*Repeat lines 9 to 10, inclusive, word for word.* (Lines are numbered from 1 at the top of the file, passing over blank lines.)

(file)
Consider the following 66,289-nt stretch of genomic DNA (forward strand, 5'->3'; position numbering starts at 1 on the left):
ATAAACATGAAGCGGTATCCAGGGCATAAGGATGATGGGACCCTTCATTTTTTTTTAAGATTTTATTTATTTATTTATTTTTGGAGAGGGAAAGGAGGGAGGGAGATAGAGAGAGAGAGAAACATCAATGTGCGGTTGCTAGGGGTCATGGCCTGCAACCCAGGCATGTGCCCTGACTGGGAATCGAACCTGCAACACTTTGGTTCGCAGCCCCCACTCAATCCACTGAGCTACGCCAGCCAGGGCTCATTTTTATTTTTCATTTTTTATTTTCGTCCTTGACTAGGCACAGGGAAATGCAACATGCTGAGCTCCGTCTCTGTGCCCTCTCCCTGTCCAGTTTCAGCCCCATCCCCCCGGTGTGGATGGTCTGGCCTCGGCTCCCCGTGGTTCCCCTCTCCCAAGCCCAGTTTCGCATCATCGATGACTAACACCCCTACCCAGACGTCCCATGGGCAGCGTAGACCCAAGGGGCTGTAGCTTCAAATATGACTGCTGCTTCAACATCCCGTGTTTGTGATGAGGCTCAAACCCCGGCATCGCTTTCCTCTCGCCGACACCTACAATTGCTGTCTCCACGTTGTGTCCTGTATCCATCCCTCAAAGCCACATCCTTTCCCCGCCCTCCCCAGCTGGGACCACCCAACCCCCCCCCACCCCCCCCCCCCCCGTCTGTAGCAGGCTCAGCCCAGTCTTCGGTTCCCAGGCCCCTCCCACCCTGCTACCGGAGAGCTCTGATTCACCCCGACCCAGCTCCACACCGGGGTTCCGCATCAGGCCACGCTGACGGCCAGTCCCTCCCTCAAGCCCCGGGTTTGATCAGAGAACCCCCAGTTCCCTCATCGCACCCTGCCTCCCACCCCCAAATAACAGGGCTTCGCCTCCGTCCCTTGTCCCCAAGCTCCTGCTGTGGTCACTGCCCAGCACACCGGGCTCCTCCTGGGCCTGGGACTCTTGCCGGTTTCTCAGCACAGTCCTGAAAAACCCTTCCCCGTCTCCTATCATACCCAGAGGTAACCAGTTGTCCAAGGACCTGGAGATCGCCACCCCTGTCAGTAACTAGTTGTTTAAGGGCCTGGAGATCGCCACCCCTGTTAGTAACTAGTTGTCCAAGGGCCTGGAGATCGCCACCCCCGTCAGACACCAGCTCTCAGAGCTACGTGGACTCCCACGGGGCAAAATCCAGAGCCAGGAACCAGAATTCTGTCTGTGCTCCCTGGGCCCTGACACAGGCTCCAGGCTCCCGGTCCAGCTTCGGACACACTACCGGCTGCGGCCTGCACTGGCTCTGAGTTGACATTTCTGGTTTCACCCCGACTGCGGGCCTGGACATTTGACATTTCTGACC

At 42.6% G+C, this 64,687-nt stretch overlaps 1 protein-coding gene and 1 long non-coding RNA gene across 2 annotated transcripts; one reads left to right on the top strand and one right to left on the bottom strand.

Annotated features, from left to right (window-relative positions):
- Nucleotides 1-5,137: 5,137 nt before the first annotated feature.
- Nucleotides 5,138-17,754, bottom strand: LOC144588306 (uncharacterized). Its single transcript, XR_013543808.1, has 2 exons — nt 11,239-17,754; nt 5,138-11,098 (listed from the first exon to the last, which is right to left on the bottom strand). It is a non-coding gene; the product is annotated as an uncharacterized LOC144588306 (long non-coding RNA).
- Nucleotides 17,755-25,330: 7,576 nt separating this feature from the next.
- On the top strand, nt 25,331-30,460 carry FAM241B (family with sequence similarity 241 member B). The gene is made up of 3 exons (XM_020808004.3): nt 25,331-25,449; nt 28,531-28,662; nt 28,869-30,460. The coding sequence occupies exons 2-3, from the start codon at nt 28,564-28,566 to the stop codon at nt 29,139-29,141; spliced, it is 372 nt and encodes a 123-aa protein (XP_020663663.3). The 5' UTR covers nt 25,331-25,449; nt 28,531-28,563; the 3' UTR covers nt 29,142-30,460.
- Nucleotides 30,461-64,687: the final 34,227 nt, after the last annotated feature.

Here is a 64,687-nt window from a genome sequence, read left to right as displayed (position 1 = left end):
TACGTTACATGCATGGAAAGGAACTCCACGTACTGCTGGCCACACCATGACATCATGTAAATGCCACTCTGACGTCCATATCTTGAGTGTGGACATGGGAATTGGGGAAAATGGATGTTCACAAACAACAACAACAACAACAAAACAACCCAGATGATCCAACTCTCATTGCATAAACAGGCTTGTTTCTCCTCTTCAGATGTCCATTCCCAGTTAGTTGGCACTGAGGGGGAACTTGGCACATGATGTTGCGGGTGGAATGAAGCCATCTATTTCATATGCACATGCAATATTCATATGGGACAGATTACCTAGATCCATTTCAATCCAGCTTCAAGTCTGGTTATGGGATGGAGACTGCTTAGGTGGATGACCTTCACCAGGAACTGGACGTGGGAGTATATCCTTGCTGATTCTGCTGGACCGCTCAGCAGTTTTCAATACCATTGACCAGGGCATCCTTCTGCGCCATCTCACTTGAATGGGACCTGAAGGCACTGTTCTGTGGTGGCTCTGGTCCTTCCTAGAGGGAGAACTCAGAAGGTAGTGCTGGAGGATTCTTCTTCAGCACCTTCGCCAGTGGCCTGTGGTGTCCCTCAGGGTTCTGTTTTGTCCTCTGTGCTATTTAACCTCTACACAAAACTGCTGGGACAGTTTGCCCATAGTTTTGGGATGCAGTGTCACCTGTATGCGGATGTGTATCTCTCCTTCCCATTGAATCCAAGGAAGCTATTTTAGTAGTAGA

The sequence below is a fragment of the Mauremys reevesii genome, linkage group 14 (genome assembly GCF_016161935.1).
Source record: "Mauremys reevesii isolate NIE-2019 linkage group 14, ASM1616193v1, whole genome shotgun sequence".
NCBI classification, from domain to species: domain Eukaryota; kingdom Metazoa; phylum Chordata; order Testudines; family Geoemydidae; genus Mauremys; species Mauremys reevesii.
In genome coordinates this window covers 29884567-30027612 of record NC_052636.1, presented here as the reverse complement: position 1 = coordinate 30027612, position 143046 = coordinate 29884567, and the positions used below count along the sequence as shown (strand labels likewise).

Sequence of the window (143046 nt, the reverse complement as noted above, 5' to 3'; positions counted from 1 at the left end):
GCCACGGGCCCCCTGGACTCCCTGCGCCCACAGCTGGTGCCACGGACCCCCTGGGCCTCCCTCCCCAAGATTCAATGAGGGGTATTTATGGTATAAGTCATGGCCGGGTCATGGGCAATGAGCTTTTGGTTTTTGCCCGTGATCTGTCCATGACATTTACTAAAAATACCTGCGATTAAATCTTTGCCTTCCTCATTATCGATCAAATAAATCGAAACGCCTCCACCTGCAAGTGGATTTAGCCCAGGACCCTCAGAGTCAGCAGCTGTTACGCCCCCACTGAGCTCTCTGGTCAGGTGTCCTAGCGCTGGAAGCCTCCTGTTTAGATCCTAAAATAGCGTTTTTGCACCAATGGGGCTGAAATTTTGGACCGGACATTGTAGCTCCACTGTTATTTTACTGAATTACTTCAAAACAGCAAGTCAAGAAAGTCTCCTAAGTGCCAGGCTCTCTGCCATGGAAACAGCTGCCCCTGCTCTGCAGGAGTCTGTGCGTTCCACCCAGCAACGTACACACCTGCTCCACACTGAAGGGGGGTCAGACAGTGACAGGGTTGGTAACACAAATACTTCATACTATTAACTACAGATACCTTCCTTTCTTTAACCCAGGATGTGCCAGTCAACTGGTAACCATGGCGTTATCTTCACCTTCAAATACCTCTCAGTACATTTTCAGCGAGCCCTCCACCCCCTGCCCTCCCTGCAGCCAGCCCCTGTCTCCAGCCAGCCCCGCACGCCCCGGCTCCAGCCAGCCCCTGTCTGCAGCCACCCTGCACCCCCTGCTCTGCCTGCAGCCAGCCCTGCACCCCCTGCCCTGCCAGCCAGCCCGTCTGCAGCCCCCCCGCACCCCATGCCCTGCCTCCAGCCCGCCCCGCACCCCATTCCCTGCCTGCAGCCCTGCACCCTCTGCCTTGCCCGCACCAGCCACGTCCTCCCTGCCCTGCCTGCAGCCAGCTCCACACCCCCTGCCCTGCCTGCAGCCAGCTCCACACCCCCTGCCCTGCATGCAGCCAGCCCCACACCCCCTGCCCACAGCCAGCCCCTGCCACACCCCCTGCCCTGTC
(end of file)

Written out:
- Nucleotides 30,461-64,687: the final 34,227 nt, after the last annotated feature.

Here is a 64,687-nt window from a genome sequence, read left to right as displayed (position 1 = left end):